Pratchett's Discworld books are generally thought of as comic fantasy, but the opening pages of this novel offer enough crime-fiction tropes to keep any mystery reader or watcher smiling. From American crime, there is the besieged urban police precinct beset by racial tension in the station house and out. From British crime, there are the aristocratic police chief, his plucky, intelligent wife, and the plodding but capable sergeant.
From the world of graphic novels comes a nod to Alan Moore's Watchmen. From noir comes the cop involved with a stripper. From the art-world thriller comes the hint that a stolen painting could contain a secret code. For good measure, real life gets a supporting role, with seeming invocations of Northern Ireland's troubles.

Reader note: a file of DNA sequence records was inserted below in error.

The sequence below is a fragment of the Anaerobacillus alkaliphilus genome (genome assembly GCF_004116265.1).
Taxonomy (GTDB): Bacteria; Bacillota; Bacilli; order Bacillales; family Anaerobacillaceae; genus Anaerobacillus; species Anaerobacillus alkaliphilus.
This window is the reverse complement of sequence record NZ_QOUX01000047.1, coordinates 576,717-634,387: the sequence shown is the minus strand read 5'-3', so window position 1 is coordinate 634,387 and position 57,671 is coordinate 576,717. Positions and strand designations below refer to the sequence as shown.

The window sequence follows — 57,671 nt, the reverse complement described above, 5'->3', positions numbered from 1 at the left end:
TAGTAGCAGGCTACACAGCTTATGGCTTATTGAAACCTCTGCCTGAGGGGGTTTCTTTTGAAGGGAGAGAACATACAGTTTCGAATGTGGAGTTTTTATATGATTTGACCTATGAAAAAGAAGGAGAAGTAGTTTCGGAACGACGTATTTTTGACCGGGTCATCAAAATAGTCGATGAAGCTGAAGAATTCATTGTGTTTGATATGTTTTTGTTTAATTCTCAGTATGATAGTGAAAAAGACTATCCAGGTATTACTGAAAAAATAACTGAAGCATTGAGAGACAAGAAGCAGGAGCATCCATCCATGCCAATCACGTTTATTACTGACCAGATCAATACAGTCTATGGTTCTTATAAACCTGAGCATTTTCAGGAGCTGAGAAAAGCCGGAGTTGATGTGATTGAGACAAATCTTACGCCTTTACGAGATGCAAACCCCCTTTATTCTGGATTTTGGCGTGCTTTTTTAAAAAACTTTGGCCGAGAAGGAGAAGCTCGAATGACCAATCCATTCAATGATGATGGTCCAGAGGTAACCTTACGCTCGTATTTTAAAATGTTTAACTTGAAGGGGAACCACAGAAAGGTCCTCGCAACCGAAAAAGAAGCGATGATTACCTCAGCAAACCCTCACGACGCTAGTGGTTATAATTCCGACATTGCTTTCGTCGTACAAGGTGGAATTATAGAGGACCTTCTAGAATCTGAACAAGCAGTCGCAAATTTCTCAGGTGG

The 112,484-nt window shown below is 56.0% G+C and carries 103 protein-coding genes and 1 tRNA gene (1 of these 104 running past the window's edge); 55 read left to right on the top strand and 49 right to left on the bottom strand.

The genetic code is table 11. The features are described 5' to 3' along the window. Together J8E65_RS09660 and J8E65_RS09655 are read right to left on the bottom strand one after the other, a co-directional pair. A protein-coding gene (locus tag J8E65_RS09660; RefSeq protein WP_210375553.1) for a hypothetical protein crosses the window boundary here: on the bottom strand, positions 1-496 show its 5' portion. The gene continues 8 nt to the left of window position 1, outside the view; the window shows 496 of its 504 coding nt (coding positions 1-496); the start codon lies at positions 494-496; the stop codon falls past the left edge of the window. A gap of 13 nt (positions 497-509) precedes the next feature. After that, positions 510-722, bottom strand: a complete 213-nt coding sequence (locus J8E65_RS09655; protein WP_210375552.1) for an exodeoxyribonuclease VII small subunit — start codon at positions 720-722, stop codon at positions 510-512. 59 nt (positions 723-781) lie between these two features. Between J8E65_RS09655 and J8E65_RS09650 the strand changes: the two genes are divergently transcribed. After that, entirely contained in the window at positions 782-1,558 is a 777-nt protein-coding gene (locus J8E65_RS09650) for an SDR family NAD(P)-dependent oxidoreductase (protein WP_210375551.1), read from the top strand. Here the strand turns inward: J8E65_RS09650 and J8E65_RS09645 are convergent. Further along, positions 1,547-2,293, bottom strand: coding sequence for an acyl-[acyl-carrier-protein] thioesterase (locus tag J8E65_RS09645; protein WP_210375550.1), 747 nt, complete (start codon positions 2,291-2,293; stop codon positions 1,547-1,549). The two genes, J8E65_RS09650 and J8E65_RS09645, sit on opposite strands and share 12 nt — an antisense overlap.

That's a lot of allusion for forty-two pages, and if the victims, suspects and antagonists did not include trolls, dwarfs and vampires, it might seem a bit much. But it's good fun so far, and as I read, I'm sure I'll think about why and how fantasy is a good vehicle for exploring issues that might otherwise make for heavier going. For now, though, I'll throw it over to you. What freedoms does fantasy grant a writer?
© Peter Rozovsky 2009